Saleh made his comments in a nearly 20-minute interview with The Washington Post and Time magazine Thursday. It was his first interview since his return to Yemen last Friday from Saudi Arabia, where he was treated for burns and other injuries suffered in a June attack on his presidential compound in Sanaa.
On Thursday, Saleh sat in a large room inside the compound, along with top advisers. Deep scars marked his face. He wore a traditional tribal headdress and gold-colored medical gloves, the type typically worn by burn victims. He appeared in good health and spirits, smiling and peppering the conversation with doses of humor.
Saleh said that a political transition plan crafted by Yemen’s Persian Gulf neighbors made clear that “all elements” causing tensions in Yemen need to be removed. That meant his main rivals — Maj. Gen. Ali Mohsen al-Ahmar, who turned against Saleh and joined the nation’s now eight-month-old populist uprising, and the Ahmar clan, a powerful tribal family not related to the general — could not be allowed to run for elections or hold political office or a military command if he steps aside, Saleh said.
“Because if we transfer power and they are there, this will mean that we have given into a coup,” he said. “If we transfer power, and they are in their positions, and they are still decision-makers, this will be very dangerous. This will lead to civil war.”
Saleh’s defiant stance underscored the deepening animosities between him and his rivals, which could torpedo the gulf Arab initiative. Hamid al-Ahmar, the tribal family’s billionaire scion who has expressed interest in the presidency, wields enormous political power in the main opposition coalition, the Joint Meeting Parties. Mohsen, once Saleh’s confidant and strongest ally, still commands much of Yemen’s military and is revered by his soldiers.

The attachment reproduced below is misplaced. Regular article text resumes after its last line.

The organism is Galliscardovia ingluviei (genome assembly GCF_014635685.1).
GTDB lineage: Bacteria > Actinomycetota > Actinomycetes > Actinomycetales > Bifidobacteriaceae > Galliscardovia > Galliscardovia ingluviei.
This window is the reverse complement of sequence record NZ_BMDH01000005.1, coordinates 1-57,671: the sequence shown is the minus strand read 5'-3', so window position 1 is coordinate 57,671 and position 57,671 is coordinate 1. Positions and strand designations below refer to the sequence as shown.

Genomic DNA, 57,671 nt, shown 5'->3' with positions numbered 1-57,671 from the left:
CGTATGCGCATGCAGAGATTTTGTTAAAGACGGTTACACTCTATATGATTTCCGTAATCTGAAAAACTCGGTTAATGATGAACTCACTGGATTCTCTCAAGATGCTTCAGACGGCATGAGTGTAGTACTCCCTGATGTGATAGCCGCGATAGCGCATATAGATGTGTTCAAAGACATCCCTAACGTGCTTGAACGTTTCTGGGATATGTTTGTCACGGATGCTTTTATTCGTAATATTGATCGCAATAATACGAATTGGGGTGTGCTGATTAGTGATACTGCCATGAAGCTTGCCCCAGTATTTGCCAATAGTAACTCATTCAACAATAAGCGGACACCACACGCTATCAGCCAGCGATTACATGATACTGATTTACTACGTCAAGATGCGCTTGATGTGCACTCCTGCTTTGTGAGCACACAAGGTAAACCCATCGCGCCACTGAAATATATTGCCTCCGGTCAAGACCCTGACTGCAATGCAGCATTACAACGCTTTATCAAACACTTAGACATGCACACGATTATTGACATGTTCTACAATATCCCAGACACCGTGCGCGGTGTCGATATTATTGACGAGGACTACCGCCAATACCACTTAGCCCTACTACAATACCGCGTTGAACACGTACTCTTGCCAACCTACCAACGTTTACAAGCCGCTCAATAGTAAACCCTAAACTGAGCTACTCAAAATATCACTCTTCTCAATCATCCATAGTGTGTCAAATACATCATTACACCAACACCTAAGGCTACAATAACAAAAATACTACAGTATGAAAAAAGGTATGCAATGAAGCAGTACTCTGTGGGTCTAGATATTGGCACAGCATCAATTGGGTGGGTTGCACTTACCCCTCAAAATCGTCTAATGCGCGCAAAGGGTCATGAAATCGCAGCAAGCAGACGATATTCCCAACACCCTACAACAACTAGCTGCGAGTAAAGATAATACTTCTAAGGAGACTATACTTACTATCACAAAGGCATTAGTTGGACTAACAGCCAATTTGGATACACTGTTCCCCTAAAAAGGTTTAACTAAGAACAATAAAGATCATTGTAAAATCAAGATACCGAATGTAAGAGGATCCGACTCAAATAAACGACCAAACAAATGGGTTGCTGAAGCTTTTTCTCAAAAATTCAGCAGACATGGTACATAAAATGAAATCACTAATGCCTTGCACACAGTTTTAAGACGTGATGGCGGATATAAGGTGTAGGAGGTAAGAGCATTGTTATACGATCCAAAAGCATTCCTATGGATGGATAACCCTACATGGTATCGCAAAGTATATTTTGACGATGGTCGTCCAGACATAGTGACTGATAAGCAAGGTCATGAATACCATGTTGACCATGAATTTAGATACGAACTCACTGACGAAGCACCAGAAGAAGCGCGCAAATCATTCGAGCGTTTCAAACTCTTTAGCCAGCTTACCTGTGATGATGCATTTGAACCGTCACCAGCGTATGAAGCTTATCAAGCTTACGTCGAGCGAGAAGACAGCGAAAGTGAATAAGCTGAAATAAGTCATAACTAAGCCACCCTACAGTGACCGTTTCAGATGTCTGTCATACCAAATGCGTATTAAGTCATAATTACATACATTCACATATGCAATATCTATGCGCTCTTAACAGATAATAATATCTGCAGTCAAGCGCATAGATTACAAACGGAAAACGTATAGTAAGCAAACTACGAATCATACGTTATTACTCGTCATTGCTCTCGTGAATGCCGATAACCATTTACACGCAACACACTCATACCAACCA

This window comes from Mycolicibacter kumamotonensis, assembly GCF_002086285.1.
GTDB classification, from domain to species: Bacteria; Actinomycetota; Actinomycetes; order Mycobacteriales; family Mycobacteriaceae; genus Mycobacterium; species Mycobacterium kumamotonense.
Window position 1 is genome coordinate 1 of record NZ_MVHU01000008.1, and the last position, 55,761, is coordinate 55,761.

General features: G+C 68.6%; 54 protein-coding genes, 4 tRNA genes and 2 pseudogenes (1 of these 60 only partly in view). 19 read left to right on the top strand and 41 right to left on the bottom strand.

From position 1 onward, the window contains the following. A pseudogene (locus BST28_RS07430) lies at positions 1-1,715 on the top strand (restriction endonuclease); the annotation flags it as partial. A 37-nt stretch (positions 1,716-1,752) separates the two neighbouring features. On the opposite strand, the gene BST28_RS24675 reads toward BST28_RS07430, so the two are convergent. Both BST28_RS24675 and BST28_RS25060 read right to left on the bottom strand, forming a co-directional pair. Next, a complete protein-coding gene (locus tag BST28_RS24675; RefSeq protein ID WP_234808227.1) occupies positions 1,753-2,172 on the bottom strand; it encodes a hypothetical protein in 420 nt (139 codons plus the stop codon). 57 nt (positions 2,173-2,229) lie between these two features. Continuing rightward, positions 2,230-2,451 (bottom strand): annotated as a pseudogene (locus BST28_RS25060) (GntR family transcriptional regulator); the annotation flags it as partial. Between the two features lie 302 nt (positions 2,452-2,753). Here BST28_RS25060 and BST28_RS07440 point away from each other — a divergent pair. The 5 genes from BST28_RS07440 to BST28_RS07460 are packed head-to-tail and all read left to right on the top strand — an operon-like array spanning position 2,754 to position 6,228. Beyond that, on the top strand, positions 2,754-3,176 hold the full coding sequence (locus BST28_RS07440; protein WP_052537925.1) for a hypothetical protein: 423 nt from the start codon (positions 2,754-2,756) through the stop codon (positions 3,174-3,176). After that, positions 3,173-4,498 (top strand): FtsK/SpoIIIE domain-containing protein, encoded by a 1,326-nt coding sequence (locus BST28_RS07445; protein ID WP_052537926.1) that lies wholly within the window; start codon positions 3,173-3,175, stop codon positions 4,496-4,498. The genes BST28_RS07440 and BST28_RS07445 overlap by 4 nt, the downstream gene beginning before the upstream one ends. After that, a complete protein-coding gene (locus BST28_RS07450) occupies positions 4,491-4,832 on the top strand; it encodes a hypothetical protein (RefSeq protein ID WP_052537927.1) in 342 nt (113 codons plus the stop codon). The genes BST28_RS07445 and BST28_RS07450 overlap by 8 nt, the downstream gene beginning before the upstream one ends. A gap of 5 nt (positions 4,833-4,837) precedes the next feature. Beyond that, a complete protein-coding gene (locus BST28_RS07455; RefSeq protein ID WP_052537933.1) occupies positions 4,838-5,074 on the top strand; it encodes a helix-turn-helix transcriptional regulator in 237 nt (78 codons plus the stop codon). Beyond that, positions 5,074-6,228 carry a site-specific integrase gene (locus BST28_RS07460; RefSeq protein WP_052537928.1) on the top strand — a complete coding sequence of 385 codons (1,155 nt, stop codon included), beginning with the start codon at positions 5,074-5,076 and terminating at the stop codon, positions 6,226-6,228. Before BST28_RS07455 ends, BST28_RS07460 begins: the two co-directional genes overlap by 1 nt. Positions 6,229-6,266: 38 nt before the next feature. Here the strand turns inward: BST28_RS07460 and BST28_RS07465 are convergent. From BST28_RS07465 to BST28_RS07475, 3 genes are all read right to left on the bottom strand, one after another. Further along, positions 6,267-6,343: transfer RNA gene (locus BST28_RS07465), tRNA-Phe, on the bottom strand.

Their forces engaged in fierce clashes against forces loyal to Saleh and his family last week; more than 150 people were killed and scores injured — mostly youth activists who seek to end the president’s 33-year-long rule. On Thursday, tribesmen loyal to the Ahmars clashed with tribesmen loyal to Saleh in the capital’s Hassabah enclave.
The violence has been accompanied by an escalation in sharp rhetoric in recent days between Yemen’s warring sides, ratcheting up tensions in this Middle Eastern nation, the region’s poorest.
On Thursday, Saleh strongly hinted that Mohsen and the Ahmars, along with Yemen’s political opposition, might have played a role in the attempt to assassinate him. The government, he said, is waiting for the results of a U.S. investigation into the attack, which Saleh said could be completed by the end of the month.